Shirley Graham Du Bois – who had a picaresque life of her own – also had a major success, but an isolated one with her cast-of-hundreds production of the 1932 opera Tom-Tom: An Epic of Music and the Negro, which was discovered among Du Bois’ papers in 2018 at Harvard by Lucy Caplan, then a Yale University doctoral candidate in American and African American studies. Six excerpts were heard in a July live stream from Caramoor revealing that, underneath her love of West African folk music, the piece had a foundation based on Wagner-style arioso, giving her nearly unlimited emotional leeway and accommodating greater dimension to her archetypal characters – with names such as Leader, Girl, and Voodoo Man – in an ambitious panorama starting in 17th-century Africa and ending in 1920s Harlem.

Composition of Tom-Tom began during Du Bois’ period of study at the Sorbonne in Paris, when her missionary brother returned from Liberia with music she absorbed along with the spirituals she grew up with, according to the 2000 biography by Gerald Horne, Race Woman: The Lives of Shirley Graham Du Bois.

A page from the score for ‘Tom Tom,’ c.1932. (Shirley Graham Du Bois Papers. (Schlesinger Library)

An early version of Tom-Tom was premiered in 1924. Then six years later, as she was about to enter the Oberlin Conservatory, an opportunity from Cleveland’s Stadium Opera had her revising and expanding the piece at warp speed. The pageant-like opera was a hit, with two performances reportedly drawing stadium-size audiences of 25,000. Descriptions suggest a spectacle beyond opera with dancers, singers, musicians, and even elephants, collectively numbering around 500.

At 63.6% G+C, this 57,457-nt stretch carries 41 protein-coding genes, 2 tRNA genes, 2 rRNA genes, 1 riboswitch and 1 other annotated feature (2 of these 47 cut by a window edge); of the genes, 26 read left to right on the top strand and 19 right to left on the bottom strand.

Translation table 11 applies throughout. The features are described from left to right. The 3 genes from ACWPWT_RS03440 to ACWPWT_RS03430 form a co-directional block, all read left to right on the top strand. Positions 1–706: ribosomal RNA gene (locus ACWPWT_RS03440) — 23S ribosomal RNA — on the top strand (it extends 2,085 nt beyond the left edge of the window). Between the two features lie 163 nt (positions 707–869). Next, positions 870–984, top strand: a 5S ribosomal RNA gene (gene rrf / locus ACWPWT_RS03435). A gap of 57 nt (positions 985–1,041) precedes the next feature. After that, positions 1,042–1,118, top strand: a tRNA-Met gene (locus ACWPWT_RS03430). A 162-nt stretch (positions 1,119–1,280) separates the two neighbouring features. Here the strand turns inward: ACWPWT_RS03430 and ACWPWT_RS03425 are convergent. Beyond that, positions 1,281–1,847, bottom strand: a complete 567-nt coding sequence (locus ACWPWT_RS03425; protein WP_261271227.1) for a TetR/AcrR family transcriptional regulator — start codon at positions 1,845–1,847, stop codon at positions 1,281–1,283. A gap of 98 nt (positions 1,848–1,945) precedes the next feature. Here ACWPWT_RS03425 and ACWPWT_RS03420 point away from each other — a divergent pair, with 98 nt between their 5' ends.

That very magnitude worked against further traction as the Great Depression was bottoming out in 1932. Du Bois continued composing for WPA-sponsored theater, but she was also a novelist and essayist. As the wife of famed civil rights activist W.E.B Du Bois, she championed the back-to-Africa movement, among other proletariat causes. Clearly, if one medium didn’t get her ideas out to the public, she would try another. Widely traveled to say the least, she lived in Ghana and Egypt but died in Beijing in 1977 (at the end of the disastrous Cultural Revolution), though she was a citizen of Tanzania.

If Du Bois and Bologne seem too unthinkable to be true, Price – perhaps the most talented of all – seems unthinkably demure, even all too normal. Born in Arkansas, Price was such a gifted youngster that she landed at the New England Conservatory studying with G.W. Chadwick, the leading Dvořák-influenced compositional voice of his generation. So it’s not surprising that Price’s Symphony No. 1, which had a successful premiere in Chicago, sounds like a sequel to the New World Symphony. Three symphonies and several concertos later, that was still her manner, even though the world had moved on. The grittier Americana style exemplified by Aaron Copland meant that even when Price was accessing folk materials from her own past, her music would seem too genteel in comparison.